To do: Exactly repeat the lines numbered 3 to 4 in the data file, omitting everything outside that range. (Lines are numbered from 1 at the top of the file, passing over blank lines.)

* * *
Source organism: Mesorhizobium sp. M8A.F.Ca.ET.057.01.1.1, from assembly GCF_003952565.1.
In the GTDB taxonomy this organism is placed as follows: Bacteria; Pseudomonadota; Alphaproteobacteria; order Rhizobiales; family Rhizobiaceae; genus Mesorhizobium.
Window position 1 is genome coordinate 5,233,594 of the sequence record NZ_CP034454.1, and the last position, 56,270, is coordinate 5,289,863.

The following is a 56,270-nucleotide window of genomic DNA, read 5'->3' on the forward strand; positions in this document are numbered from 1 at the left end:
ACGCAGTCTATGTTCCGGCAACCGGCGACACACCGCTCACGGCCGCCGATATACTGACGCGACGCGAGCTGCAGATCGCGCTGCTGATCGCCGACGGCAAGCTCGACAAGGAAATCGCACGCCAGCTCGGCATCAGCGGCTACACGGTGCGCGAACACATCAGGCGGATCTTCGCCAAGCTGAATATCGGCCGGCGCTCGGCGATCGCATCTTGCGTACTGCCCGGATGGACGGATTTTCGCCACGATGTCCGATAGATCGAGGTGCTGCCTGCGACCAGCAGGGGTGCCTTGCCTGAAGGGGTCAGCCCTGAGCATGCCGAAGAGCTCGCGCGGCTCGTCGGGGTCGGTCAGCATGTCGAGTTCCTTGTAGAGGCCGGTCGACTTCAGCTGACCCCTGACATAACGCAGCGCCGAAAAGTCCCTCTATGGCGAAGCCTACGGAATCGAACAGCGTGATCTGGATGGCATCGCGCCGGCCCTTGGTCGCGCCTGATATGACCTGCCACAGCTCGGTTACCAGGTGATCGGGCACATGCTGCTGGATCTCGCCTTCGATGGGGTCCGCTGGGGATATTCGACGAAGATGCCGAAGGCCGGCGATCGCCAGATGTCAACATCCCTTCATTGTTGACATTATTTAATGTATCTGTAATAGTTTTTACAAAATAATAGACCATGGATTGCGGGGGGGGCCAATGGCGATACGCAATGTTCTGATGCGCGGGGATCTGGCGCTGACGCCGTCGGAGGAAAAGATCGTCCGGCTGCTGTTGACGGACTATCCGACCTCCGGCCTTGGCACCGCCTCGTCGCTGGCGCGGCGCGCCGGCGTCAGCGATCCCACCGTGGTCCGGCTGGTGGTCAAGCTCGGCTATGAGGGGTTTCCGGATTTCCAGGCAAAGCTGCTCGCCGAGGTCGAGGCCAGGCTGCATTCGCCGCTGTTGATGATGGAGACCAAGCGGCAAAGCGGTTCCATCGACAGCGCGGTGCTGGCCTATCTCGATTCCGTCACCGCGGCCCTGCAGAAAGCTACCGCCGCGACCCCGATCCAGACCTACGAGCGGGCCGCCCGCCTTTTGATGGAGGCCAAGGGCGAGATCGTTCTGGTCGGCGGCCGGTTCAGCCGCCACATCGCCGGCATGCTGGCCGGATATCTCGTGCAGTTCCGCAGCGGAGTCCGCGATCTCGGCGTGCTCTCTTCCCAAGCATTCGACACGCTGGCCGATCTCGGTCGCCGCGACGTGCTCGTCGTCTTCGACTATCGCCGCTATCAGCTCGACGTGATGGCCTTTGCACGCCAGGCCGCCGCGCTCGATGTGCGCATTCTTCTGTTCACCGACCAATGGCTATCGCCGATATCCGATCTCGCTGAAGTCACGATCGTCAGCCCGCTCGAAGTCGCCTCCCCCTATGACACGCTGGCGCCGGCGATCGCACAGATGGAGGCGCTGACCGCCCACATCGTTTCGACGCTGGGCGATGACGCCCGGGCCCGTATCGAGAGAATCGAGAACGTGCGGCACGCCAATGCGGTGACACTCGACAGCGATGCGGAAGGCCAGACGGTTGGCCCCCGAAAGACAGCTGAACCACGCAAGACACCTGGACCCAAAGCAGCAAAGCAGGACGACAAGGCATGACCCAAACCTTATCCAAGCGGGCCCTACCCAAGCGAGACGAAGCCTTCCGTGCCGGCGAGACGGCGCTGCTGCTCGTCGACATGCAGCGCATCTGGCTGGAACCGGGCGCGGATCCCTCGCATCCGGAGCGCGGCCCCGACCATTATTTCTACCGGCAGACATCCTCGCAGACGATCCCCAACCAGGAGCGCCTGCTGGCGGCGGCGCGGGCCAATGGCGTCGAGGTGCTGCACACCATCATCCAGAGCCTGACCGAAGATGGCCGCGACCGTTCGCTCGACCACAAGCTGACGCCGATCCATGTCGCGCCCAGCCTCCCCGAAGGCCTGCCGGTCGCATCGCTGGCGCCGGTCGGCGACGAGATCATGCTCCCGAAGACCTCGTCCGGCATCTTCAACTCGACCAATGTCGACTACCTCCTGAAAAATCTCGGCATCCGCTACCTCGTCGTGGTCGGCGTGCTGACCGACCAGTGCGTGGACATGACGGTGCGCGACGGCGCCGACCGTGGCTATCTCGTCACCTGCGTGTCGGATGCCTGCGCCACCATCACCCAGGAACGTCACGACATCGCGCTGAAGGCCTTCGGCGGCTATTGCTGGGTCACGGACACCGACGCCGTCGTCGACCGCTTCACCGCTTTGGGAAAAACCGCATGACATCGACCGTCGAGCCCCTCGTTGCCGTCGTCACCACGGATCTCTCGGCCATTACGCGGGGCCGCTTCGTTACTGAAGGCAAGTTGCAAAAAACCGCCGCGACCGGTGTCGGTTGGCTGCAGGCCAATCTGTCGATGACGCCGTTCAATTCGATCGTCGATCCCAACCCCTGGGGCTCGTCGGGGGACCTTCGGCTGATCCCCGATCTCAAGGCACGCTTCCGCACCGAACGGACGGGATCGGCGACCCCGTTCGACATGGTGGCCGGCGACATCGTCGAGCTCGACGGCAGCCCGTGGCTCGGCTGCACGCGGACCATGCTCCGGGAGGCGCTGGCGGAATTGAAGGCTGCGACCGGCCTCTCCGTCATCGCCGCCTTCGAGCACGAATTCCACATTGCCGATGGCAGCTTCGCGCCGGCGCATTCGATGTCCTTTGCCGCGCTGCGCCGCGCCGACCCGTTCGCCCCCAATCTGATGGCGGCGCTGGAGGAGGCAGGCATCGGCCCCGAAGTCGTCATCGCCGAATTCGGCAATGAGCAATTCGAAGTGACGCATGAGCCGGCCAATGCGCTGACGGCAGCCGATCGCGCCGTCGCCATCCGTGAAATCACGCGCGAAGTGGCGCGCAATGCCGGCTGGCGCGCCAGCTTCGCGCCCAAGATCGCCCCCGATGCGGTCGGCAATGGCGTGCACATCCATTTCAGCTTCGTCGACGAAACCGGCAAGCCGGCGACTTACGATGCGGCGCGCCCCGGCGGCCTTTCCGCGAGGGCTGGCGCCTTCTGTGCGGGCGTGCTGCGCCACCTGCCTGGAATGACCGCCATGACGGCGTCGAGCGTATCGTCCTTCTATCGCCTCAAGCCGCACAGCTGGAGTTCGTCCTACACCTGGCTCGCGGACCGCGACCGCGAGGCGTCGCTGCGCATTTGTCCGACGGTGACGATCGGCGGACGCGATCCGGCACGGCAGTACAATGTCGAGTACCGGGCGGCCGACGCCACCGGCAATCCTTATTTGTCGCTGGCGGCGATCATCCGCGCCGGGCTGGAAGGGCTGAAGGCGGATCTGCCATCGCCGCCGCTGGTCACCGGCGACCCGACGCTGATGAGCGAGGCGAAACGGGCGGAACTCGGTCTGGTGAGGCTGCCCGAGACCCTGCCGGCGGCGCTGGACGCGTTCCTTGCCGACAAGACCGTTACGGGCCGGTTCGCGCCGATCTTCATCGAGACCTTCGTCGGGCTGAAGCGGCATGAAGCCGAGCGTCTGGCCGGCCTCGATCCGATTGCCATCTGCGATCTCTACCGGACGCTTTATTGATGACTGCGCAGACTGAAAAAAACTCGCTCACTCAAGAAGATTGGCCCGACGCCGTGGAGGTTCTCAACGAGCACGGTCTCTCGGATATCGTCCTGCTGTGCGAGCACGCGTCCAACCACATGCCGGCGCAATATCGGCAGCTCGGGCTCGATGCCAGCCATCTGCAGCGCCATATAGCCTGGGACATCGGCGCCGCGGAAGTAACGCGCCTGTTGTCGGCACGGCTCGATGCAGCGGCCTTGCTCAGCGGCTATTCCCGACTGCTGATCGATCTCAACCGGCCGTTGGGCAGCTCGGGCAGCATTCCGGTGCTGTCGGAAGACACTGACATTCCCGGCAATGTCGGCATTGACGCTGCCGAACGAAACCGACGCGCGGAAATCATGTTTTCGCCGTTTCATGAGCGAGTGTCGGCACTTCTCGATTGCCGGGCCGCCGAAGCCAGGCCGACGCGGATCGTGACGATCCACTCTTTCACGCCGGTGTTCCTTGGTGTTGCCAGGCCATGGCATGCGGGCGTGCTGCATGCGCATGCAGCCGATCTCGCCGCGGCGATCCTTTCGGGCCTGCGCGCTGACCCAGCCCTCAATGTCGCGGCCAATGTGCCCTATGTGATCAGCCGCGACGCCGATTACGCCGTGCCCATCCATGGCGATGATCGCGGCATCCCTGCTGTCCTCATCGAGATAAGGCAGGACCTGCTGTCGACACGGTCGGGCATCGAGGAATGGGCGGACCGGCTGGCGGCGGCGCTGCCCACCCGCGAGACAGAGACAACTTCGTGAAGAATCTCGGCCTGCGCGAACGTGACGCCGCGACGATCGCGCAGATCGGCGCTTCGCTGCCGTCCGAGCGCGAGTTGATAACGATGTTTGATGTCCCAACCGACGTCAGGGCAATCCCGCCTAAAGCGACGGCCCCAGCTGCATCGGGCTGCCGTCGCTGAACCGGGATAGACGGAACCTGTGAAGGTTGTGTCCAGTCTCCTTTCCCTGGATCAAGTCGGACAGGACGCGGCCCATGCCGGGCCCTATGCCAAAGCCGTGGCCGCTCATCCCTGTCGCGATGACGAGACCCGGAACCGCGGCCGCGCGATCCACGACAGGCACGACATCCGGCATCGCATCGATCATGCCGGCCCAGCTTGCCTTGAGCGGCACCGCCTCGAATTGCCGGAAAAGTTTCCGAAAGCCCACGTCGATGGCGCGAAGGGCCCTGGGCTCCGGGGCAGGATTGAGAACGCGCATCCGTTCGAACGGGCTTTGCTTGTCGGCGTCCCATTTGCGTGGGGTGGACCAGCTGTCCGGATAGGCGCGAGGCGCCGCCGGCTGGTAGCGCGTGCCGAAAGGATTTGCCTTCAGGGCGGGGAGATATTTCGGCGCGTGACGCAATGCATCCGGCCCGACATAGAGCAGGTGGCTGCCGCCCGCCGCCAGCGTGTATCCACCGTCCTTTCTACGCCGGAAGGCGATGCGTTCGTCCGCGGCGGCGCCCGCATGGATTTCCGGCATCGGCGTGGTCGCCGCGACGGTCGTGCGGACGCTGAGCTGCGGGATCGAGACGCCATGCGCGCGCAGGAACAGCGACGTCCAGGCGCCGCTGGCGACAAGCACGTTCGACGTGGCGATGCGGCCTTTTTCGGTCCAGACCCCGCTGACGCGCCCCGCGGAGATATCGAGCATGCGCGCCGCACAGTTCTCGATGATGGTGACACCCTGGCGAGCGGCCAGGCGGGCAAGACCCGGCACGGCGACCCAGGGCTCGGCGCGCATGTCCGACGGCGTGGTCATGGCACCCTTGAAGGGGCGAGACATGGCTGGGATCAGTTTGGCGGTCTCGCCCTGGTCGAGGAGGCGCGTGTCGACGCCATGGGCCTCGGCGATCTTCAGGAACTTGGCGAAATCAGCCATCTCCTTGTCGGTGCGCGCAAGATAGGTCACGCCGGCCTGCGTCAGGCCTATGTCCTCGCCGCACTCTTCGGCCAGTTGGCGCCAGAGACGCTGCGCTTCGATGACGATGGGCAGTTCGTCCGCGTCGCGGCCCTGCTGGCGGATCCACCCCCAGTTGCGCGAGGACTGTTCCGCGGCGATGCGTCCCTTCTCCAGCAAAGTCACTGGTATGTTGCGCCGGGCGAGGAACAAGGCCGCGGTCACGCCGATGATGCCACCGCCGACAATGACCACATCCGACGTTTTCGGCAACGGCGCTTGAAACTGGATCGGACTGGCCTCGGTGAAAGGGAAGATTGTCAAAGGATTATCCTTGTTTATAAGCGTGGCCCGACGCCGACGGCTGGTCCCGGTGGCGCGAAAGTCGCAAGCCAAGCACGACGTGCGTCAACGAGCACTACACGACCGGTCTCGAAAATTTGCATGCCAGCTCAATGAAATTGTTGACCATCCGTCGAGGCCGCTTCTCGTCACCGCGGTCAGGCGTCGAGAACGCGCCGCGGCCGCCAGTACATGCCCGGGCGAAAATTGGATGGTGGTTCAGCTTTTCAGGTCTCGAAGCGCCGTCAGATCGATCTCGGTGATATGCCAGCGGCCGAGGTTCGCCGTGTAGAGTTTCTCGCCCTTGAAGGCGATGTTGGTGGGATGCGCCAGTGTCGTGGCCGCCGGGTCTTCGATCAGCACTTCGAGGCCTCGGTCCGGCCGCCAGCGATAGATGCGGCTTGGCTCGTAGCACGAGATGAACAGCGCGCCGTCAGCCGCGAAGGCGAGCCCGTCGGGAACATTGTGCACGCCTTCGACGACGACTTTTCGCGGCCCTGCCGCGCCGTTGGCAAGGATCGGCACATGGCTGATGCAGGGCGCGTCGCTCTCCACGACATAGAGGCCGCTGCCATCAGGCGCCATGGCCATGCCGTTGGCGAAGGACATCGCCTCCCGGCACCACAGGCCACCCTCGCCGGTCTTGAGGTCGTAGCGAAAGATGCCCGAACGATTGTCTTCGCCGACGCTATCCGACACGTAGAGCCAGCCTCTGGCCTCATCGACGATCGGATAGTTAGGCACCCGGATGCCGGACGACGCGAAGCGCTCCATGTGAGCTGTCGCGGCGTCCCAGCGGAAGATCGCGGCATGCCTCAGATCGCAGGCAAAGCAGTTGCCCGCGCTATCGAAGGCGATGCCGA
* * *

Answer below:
Window position 1 is genome coordinate 5,233,594 of the sequence record NZ_CP034454.1, and the last position, 56,270, is coordinate 5,289,863.

The following is a 56,270-nucleotide window of genomic DNA, read 5'->3' on the forward strand; positions in this document are numbered from 1 at the left end: